Security Operations Efficiency is Not Gained Through a Patchwork of Expensive Security Tools

Security Operations Efficiency is Not Gained Through a Patchwork of Expensive Security Tools

Cloud, mobile, social media, IoT and big data have profoundly expanded the attack surface in the latest cyber super cycle, and it’s no surprise organizations continue to increase the number of tools in their security infrastructure. Also no surprise is the amount of cyber security spending growing at over a 29% CAGR (Momentum Cyber) yet organizations are barely keeping up with the increasing threat landscape.


Efficiency has become the most sought-after outcome for security operations teams. The ideal state is a self-learning environment with automated analysis, triage and remediation. Full attainment of this ideal will likely forever remain out of reach, however incremental improvements in operational efficiencies can be achieved. Nevertheless, unknowingly, many security operations teams seeking improvements move in an opposing direction, negating the efficiencies they were aiming to gain.  


Too many tools that are not integrated are creating a new problem. Why? 


Triaging events involve several repetitive low value tasks that grow exponentially with each new alert.  Human error and oversight increase as the backlog of alerts pending triage grows. Even with a SIEM in place, triage will still involve manually logging into multiple systems to gather additional information. Adding more staff won’t help, even if you can find skilled resources to hire. According to recent studies, there is a cyber security talent gap that exists across the entire country, where security staffing shortages are currently at approximately 747K (Momentum Cyber 2018 Almanac) and projected to hit 1.8 million by 2022 (Frost and Sullivan Executive Briefing, Center for Cyber Safety and Education 2017 Global Information Security Workforce Study, Benchmarking Workforce Capacity and Response to Cyber Risk).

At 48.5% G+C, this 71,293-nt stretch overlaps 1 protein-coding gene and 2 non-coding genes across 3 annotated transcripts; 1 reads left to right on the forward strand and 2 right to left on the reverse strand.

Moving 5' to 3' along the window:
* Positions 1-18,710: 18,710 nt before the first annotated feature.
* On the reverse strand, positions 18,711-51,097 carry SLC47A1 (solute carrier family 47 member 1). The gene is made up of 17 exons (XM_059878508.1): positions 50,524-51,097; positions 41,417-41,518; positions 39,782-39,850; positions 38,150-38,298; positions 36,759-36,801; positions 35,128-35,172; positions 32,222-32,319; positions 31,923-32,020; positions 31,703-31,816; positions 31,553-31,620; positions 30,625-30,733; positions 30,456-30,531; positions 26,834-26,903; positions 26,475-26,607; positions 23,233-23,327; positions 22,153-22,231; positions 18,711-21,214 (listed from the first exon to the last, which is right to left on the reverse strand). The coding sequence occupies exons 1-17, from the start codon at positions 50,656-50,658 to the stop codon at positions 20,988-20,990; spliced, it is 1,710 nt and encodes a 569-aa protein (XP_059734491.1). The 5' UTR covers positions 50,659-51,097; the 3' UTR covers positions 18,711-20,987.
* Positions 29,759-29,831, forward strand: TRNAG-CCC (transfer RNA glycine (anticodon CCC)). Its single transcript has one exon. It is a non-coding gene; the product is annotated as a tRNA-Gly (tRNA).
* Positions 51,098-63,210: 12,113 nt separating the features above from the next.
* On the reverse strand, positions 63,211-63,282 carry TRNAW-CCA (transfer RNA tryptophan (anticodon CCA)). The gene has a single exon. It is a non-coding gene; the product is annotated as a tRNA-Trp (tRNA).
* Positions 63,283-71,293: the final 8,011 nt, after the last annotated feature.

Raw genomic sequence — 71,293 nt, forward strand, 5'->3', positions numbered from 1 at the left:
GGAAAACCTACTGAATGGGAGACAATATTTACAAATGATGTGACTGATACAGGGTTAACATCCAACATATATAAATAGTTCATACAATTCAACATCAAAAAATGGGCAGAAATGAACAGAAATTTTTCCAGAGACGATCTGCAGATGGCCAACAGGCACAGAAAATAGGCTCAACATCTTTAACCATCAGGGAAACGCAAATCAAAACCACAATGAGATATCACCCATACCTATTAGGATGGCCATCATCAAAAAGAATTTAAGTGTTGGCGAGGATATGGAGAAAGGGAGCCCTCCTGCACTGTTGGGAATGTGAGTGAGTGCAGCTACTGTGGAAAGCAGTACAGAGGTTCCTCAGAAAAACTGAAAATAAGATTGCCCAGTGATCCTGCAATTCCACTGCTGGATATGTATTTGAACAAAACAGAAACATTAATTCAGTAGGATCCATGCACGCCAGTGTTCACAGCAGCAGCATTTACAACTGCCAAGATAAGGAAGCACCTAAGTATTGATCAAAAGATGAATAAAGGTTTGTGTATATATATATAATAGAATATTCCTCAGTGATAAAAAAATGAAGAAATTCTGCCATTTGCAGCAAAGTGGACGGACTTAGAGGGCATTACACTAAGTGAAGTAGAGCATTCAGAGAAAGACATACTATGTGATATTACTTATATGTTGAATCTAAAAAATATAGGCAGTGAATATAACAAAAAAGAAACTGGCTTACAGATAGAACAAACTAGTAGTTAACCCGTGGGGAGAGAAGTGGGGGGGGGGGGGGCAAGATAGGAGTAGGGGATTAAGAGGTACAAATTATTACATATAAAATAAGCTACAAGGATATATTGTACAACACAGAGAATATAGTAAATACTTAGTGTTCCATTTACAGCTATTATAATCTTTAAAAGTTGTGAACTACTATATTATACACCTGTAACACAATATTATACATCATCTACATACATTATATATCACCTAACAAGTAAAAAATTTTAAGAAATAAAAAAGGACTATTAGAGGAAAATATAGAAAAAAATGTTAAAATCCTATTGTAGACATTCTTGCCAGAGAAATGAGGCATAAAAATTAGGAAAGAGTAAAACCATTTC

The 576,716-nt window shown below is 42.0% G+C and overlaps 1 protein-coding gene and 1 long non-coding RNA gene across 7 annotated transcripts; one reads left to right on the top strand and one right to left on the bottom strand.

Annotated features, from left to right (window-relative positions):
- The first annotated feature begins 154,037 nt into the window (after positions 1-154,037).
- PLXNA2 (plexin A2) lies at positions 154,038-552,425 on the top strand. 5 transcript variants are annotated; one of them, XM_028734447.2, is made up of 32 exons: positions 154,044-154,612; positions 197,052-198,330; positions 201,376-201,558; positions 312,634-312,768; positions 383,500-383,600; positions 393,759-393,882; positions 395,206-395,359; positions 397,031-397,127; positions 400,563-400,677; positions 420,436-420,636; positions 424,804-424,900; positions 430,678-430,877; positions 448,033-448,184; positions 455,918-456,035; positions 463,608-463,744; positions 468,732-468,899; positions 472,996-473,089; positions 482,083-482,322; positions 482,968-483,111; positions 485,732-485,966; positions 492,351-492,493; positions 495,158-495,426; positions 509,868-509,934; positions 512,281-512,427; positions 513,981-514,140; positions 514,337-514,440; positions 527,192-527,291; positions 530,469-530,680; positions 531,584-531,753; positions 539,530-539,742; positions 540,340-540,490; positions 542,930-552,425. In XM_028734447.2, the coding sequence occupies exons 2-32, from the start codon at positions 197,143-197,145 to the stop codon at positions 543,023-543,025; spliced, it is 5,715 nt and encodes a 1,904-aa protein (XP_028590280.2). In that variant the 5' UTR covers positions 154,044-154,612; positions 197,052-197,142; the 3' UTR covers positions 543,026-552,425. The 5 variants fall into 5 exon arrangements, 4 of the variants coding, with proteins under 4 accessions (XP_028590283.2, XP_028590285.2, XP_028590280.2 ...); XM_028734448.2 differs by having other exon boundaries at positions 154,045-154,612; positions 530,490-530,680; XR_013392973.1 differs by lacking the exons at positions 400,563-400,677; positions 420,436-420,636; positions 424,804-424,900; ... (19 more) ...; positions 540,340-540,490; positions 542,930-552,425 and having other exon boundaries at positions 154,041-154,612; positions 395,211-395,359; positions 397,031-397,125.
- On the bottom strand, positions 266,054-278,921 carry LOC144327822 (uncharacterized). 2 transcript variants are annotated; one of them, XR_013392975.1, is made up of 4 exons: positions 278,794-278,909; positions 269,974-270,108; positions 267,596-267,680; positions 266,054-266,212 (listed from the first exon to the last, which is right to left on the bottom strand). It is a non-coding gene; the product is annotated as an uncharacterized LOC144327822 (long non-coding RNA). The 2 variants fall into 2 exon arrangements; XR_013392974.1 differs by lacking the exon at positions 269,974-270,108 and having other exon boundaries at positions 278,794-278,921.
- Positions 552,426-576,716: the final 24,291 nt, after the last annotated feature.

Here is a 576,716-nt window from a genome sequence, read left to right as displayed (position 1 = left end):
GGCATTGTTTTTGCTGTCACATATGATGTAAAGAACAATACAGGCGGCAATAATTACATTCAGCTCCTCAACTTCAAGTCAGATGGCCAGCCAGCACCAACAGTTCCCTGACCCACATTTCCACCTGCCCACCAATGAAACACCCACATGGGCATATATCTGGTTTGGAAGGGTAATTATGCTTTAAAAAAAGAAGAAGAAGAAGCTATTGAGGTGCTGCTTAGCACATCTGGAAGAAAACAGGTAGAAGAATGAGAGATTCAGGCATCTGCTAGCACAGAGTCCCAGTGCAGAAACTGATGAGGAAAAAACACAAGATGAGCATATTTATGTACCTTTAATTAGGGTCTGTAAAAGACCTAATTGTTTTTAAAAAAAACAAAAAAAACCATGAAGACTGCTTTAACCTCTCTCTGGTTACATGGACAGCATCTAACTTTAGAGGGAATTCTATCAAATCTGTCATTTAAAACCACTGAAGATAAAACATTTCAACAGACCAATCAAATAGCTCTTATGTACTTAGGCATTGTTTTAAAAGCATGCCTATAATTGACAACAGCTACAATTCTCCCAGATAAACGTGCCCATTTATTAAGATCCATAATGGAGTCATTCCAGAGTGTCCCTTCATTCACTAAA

“There is no silver bullet in cyber security," says Dave Dewalt, Executive Chairman, Momentum Cyber and Vice Chairman, Optiv. "An efficient integration of people, process, and technology is essential to defend against today's ever-increasing threat landscape.”


How does an enterprise get out of this cycle of adding disparate tools and a growing backlog of alerts? To overcome these problems, security operations teams must focus on technical and operational efficiencies. Efficiencies can be gained in different ways and to varying degrees based on the approach taken. 


For example, technical efficiencies can be gained by keeping the existing solutions in the environment up-to-date and utilizing the new feature sets that manufacturers have introduced, namely machine learning. 


Optiv and Momentum Cyber recently published a white paper to help readers understand the approach to both types. Download the white paper to learn which incremental improvements in operational efficiencies are well within your reach.

Todd Weber
VP, Partner Research and Strategy | Partners & Partner Operations
Todd Weber is the Vice President of Partner Research and Strategy for Optiv. This team spearheads Optiv’s efforts on efficacy and integration testing security technology solutions to help clients make better informed decisions in selecting the correct technology suite. Todd works with technology manufacturers, venture capital and private equity firms to help develop Optiv’s overall strategy with technology partners and on incubating new and innovative cyber security companies.